Generally, planning an estate is not a one size fits all proposition, but there are certain documents commonly used in the estate planning process. The purpose of this article is to introduce some basic estate planning tools. It should be noted that estate planning can become more complicated depending on the type of property owned, who shares ownership, and use of other instruments such as life insurance policies.
Will (Last Will and Testament):
Definition – A Will communicates a person’s wishes relating to property distribution after they have passed on. It can be used to determine who gets real property like the family home or personal items such as furniture or jewelry.
Who needs one – When a person dies without a Will their estate gets distributed to their heirs according to the state statutes in place. There are many factors the statutes consider such as if the deceased person was married, has children, or maybe even has children that are unknown to him as well as if the property was jointly owned or the decedent’s separate property. It is highly recommended that everyone at least have a basic Will, which can specifically tailor how assets are divided and hopefully prevent disputes among those who stand to inherit.
Revocable Trust (Living Trust):
Definition – Generally speaking, a Trust is a relationship where property is held by one party and that same property benefits another. In California Revocable Trusts are often used to avoid having to go through probate court to distribute property and, thereby, save thousands of dollars in attorney fees as well as time. A Revocable Trust is a Trust that can be revoked or amended by the person who created the Trust. The actors involved are the settlor, trustee, and beneficiary or beneficiaries. The settlor is the person who creates the Trust and puts assets into it. The trustee is the person who administers the Trust. The beneficiary or beneficiaries are the people who stand to benefit from the Trust. It is quite common for the settlor, trustee, and beneficiary to be the same person until they become incapacitated or pass on.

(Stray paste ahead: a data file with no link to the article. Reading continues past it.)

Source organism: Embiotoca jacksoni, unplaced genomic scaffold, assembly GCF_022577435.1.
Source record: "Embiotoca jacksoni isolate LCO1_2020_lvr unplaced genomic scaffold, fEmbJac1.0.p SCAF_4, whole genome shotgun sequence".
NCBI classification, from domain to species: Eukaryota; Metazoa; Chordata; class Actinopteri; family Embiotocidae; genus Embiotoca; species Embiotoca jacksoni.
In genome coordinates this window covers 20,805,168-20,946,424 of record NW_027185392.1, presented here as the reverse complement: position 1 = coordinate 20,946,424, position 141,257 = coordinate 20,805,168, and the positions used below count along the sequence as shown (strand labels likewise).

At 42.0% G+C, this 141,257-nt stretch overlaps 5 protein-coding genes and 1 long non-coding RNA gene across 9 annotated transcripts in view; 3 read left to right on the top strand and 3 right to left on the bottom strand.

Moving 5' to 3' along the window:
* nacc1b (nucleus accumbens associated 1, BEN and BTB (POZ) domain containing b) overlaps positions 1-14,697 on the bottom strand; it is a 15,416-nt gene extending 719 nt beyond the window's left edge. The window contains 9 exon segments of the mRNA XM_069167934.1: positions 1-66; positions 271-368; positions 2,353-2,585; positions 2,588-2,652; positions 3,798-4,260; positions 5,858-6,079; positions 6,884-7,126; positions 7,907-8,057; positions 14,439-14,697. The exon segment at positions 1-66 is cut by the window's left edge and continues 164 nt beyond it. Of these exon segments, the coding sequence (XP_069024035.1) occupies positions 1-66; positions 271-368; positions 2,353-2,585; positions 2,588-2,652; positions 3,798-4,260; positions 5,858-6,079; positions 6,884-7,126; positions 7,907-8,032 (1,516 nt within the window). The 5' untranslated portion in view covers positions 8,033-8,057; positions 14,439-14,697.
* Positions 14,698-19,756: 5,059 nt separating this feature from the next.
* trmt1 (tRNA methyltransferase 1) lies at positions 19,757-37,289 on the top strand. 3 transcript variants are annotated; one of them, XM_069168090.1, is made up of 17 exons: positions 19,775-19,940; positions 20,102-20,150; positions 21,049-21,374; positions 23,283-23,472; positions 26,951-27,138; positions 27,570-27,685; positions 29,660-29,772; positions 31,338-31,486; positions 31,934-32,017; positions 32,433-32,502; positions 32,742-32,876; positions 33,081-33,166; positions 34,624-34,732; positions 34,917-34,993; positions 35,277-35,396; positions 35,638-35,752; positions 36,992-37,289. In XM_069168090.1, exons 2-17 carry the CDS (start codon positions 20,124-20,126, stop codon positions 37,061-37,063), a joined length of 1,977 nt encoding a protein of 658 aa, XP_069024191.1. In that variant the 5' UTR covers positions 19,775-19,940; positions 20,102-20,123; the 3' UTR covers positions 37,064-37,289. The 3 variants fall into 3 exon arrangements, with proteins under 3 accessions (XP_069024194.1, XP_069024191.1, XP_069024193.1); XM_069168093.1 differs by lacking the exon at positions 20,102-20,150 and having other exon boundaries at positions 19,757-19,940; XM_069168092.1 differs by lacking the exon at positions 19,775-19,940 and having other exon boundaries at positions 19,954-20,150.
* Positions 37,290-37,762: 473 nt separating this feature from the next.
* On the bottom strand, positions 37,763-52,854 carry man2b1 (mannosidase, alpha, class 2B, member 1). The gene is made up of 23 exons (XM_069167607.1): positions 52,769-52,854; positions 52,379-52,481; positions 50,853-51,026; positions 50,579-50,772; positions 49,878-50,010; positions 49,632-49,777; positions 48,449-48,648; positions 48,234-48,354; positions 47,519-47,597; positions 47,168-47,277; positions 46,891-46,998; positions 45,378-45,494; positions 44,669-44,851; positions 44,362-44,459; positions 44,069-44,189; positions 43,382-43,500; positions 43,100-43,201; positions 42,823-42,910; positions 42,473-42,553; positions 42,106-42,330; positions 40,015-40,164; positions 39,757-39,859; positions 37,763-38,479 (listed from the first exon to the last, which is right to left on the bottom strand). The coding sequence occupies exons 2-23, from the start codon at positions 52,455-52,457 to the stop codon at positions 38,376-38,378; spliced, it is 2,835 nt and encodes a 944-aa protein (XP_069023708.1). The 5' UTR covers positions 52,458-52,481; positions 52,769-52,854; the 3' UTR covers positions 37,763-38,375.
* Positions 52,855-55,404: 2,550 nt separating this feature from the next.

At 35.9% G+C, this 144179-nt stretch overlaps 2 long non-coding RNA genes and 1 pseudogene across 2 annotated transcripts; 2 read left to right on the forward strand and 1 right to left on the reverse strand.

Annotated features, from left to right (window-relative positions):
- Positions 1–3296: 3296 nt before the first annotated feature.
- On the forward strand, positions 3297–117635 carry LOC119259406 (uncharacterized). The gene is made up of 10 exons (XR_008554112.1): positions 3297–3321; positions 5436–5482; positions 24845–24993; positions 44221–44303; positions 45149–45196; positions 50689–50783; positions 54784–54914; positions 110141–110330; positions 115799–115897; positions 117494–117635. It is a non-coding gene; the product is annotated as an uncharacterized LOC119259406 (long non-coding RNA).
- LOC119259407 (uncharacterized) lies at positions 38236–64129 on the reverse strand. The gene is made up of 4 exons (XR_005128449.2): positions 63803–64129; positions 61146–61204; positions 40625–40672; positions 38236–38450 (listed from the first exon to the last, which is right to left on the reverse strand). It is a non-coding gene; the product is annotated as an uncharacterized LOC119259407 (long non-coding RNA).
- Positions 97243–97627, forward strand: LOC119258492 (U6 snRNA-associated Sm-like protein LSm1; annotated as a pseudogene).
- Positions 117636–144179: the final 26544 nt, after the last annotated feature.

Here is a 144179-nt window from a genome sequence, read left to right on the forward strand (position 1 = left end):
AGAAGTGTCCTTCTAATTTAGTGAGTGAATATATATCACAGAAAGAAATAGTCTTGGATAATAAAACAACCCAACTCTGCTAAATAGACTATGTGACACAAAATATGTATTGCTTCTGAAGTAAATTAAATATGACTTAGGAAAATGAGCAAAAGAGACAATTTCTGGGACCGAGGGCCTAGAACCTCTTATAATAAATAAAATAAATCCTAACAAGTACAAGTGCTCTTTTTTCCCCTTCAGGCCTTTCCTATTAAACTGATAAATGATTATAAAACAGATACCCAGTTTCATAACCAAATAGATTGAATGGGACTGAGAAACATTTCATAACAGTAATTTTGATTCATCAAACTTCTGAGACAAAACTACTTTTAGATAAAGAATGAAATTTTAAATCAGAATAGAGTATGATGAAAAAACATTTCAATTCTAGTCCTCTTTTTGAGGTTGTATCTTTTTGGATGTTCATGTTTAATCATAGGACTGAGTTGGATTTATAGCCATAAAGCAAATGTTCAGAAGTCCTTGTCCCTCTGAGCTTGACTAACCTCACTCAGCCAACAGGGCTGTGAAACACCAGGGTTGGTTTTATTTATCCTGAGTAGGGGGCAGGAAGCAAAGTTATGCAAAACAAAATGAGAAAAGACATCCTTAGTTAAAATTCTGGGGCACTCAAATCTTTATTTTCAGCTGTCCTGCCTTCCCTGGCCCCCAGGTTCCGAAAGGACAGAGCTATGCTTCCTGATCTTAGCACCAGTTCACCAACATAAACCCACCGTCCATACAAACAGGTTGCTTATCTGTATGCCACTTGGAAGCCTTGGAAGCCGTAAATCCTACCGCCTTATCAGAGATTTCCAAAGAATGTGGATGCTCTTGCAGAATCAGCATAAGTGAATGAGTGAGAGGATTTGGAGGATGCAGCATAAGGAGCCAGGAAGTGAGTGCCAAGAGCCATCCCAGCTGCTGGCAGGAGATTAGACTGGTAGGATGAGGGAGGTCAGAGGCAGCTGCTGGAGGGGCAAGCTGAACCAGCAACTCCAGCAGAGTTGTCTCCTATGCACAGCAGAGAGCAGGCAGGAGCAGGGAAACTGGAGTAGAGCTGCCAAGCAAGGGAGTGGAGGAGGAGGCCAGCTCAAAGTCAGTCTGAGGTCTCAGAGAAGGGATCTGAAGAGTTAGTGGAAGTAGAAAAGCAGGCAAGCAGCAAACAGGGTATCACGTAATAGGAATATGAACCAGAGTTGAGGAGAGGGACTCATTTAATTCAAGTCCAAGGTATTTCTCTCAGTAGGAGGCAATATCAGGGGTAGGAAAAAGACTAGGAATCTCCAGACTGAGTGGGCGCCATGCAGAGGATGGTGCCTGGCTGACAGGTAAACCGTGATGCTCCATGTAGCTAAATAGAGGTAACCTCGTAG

Who needs one – If your estate is worth less than $150,000 as of the time this article was written a simple Will may be all that is required in your estate plan. However, if your estate is worth more than $150,000 and you would like to save your spouse or heirs a small fortune in court fees having a Revocable Trust may be a wise decision. Revocable Trusts also allow a settlor more flexibility to determine when and how assets are distributed. In general, a Revocable Trust makes estate planning simpler and less costly than estate planning would be otherwise.
Power of Attorney:
Definition – California residents often make use of two different types of powers of attorney.
Advanced Health Care Directive – This document allows a person to appoint an agent to make health care decisions on the person’s behalf should that person become physically or mentally unable to make those decisions themselves. An Advanced Health Care Directive can provide an agent vague guidance or very specific guidance such as an instruction to stop life support in the event that the patient is unlikely to recover.
Durable Power of Attorney for Financial Purposes – This document allows an agent to make financial decisions for someone who has become incapacitated. A trustee for a Revocable Trust will be able to make financial decisions regarding Trust assets. However, sometimes certain financial matters such as filing income tax returns do not fall within the power of the trustee and a Durable Power of Attorney for Financial Purposes becomes important. It is common for the successor trustee to also be the agent on a Durable Power of Attorney.
Generally, those of us who have loved ones should consider creating an estate plan and not leaving inheritance up to the courts. I hope that you now have a better understanding of some basic estate planning tools. If you have further questions I invite you to contact me.
Michael J. Smith, Esq.
20630 Redwood Rd
Castro Valley, CA 94546